The remaining line between Cowes and Smallbrook Junction survived the initial wave of closures but with the end of steam on the horizon the reprieve was short lived with the line closing to passengers under the Beeching cuts in February 1966. Goods traffic continued to Cowes and Newport for a few months but that too was withdrawn by May 1966.

The southern end of the Isle of Wight Railway between Shanklin and Ventnor was also closed allowing the remaining line between Ryde and Shanklin to be electrified. This is still open and operated by ex-LT tube stock as the Island Line. The island originally had 55 1/2 miles of railways but after 1966 only 8 1/4 miles remained open.

In 1967 there was a scheme to reopen the line between Cowes and Ryde using railbuses, this was known as Vectrail. As part of this scheme the Sadler 'Pacerailer' railbus was developed with a prototype vehicle in Vectrail livery undergoing trials at Droxford Station on the disused Meon Valley line in Hampshire. Eventually this scheme was abandoned.

Six bogie carriages of London, Brighton and South Coast Railway and South Eastern and Chatham Railway origin were acquired by the Wight Locomotive Society, along with a variety of wagons, at the end of British Railways steam services on the Isle of Wight in 1966.

Initial restoration took place at Newport Station but in 1970 the local council acquired the station for a new bypass for the town and the Society were required to remove their rolling stock at short notice. Following the formation of the Isle of Wight Steam Railway in 1971 these were then moved to Havenstreet in January of that year. Havenstreet became the headquarters of the railway. Gradually a five mile section of track between Smallbrook Junction and Wootton was purchased and restored with a new station being built at Wootton (on the opposite side of the road); this opened in 1987. On 21.7.1991 the line was reopened westwards to Ashey and on to a new terminus at Smallbrook Junction where new interchange facilities are now available with the electrified Island Line.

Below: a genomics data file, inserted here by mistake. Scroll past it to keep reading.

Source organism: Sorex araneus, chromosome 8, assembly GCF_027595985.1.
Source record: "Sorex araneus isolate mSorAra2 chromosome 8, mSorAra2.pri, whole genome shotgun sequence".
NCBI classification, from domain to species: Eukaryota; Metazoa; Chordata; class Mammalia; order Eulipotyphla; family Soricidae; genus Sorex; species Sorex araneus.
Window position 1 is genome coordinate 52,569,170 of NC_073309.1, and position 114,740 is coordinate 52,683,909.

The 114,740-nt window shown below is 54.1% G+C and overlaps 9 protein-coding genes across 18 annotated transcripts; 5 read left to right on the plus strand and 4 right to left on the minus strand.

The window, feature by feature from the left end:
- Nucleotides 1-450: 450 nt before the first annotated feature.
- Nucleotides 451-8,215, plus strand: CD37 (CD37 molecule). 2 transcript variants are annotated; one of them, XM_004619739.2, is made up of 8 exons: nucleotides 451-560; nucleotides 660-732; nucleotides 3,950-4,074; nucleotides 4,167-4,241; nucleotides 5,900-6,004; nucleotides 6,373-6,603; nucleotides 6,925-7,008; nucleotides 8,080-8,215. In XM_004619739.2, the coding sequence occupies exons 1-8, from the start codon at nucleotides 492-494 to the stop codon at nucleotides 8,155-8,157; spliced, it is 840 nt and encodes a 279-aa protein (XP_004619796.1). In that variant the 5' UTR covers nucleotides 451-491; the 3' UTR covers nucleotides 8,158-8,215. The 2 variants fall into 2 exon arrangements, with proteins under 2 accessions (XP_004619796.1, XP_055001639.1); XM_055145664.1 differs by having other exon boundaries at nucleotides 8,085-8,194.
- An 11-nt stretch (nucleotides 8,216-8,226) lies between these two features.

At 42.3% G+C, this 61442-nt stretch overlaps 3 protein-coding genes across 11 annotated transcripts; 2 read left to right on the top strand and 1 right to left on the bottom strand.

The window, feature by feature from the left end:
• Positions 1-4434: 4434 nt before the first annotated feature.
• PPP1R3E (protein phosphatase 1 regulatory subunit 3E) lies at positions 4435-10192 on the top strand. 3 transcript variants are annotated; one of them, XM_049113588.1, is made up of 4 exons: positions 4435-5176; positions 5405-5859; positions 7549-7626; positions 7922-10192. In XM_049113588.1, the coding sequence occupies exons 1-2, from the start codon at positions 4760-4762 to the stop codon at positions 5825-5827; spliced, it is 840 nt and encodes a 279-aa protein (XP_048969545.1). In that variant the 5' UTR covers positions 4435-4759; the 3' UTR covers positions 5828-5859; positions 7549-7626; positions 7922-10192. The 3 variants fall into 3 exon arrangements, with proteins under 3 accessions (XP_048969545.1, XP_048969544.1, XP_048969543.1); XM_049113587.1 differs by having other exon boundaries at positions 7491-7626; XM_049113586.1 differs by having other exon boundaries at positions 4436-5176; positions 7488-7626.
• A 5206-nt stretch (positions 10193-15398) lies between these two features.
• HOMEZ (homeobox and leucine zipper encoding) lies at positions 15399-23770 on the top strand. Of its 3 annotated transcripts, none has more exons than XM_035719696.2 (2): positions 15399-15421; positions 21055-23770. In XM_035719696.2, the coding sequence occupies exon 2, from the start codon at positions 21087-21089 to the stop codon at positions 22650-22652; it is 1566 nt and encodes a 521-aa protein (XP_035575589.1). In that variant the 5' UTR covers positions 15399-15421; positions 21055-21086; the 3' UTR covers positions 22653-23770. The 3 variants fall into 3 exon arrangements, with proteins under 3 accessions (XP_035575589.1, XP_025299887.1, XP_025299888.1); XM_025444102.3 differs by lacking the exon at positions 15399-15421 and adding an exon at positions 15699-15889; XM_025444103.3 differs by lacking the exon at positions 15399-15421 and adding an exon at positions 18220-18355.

Many of the islands other disused lines have now been given a new lease of life as public footpaths and cycleways, these include Newport - Sandown (Perowne Way), Newport - Cowes, Wootton - Newport and Brading - Bembridge.

Click here for further selected reading

To see the other stations on the Isle of Wight Central Railway line click on the station name: Cowes, Mill Hill, Medina Wharf Halt,
Cement Mills Halt, Newport, Whippingham, Wootton, Havenstreet, Ashey, Ashey Racecourse, Newport Pan Lane, Shide, Blackwater, Merstone, Godshill,
St. Lawrence, Ventnor West, Horringford, Newchurch & Alverstone

Click here for Isle of Wight station index

Whitwell Station in 1948

1908 1:2,500 OS map.

Whitwell Station looking south.

Whitwell station looking north in the early 1950's; the passsing loop has been lifted.
Photo by John L. Smith

Whitwell station looking north c. 1964.
hoto by Bill Rawlinson

Whitwell station c.1964.
Photo by Bill Rawlinson

Whitwell Station in October 1967
Photo by Nick Catford

Whitwell Station in June 2005
Photo by Nick Catford